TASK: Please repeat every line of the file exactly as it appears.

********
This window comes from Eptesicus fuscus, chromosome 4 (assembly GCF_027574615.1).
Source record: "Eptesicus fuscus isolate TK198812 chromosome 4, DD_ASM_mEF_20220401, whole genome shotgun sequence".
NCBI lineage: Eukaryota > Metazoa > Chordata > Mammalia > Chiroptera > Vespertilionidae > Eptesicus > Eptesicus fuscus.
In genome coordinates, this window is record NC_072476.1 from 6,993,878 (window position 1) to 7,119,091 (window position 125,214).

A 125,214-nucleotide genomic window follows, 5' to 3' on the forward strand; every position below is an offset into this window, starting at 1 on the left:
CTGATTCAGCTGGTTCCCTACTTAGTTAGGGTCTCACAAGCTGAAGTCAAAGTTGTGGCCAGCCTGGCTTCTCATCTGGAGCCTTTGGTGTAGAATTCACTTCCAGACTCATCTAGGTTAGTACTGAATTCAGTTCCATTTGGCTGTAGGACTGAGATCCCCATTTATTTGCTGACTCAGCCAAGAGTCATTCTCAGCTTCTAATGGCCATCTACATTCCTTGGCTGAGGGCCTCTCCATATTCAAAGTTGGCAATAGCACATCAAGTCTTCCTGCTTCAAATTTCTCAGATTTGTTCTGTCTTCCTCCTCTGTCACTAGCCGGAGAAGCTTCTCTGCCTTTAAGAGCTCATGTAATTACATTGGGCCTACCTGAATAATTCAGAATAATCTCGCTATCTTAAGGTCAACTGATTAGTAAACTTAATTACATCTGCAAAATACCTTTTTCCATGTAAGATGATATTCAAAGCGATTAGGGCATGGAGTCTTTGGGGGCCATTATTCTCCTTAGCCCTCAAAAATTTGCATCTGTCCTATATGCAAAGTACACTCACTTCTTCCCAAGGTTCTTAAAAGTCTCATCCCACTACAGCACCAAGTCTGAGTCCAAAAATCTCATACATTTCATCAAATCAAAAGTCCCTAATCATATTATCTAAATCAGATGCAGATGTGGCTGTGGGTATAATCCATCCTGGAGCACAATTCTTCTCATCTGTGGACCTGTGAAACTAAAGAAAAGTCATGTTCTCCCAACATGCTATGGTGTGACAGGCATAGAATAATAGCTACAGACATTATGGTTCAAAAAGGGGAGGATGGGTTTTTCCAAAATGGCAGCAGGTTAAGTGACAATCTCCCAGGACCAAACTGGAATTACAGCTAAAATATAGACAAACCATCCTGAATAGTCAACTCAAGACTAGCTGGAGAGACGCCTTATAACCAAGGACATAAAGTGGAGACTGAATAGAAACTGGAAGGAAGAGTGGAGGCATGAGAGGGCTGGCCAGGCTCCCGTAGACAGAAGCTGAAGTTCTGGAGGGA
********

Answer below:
This window comes from Eptesicus fuscus, chromosome 4 (assembly GCF_027574615.1).
Source record: "Eptesicus fuscus isolate TK198812 chromosome 4, DD_ASM_mEF_20220401, whole genome shotgun sequence".
NCBI lineage: Eukaryota > Metazoa > Chordata > Mammalia > Chiroptera > Vespertilionidae > Eptesicus > Eptesicus fuscus.
In genome coordinates, this window is record NC_072476.1 from 6,993,878 (window position 1) to 7,119,091 (window position 125,214).

A 125,214-nucleotide genomic window follows, 5' to 3' on the forward strand; every position below is an offset into this window, starting at 1 on the left:
CTGATTCAGCTGGTTCCCTACTTAGTTAGGGTCTCACAAGCTGAAGTCAAAGTTGTGGCCAGCCTGGCTTCTCATCTGGAGCCTTTGGTGTAGAATTCACTTCCAGACTCATCTAGGTTAGTACTGAATTCAGTTCCATTTGGCTGTAGGACTGAGATCCCCATTTATTTGCTGACTCAGCCAAGAGTCATTCTCAGCTTCTAATGGCCATCTACATTCCTTGGCTGAGGGCCTCTCCATATTCAAAGTTGGCAATAGCACATCAAGTCTTCCTGCTTCAAATTTCTCAGATTTGTTCTGTCTTCCTCCTCTGTCACTAGCCGGAGAAGCTTCTCTGCCTTTAAGAGCTCATGTAATTACATTGGGCCTACCTGAATAATTCAGAATAATCTCGCTATCTTAAGGTCAACTGATTAGTAAACTTAATTACATCTGCAAAATACCTTTTTCCATGTAAGATGATATTCAAAGCGATTAGGGCATGGAGTCTTTGGGGGCCATTATTCTCCTTAGCCCTCAAAAATTTGCATCTGTCCTATATGCAAAGTACACTCACTTCTTCCCAAGGTTCTTAAAAGTCTCATCCCACTACAGCACCAAGTCTGAGTCCAAAAATCTCATACATTTCATCAAATCAAAAGTCCCTAATCATATTATCTAAATCAGATGCAGATGTGGCTGTGGGTATAATCCATCCTGGAGCACAATTCTTCTCATCTGTGGACCTGTGAAACTAAAGAAAAGTCATGTTCTCCCAACATGCTATGGTGTGACAGGCATAGAATAATAGCTACAGACATTATGGTTCAAAAAGGGGAGGATGGGTTTTTCCAAAATGGCAGCAGGTTAAGTGACAATCTCCCAGGACCAAACTGGAATTACAGCTAAAATATAGACAAACCATCCTGAATAGTCAACTCAAGACTAGCTGGAGAGACGCCTTATAACCAAGGACATAAAGTGGAGACTGAATAGAAACTGGAAGGAAGAGTGGAGGCATGAGAGGGCTGGCCAGGCTCCCGTAGACAGAAGCTGAAGTTCTGGAGGGA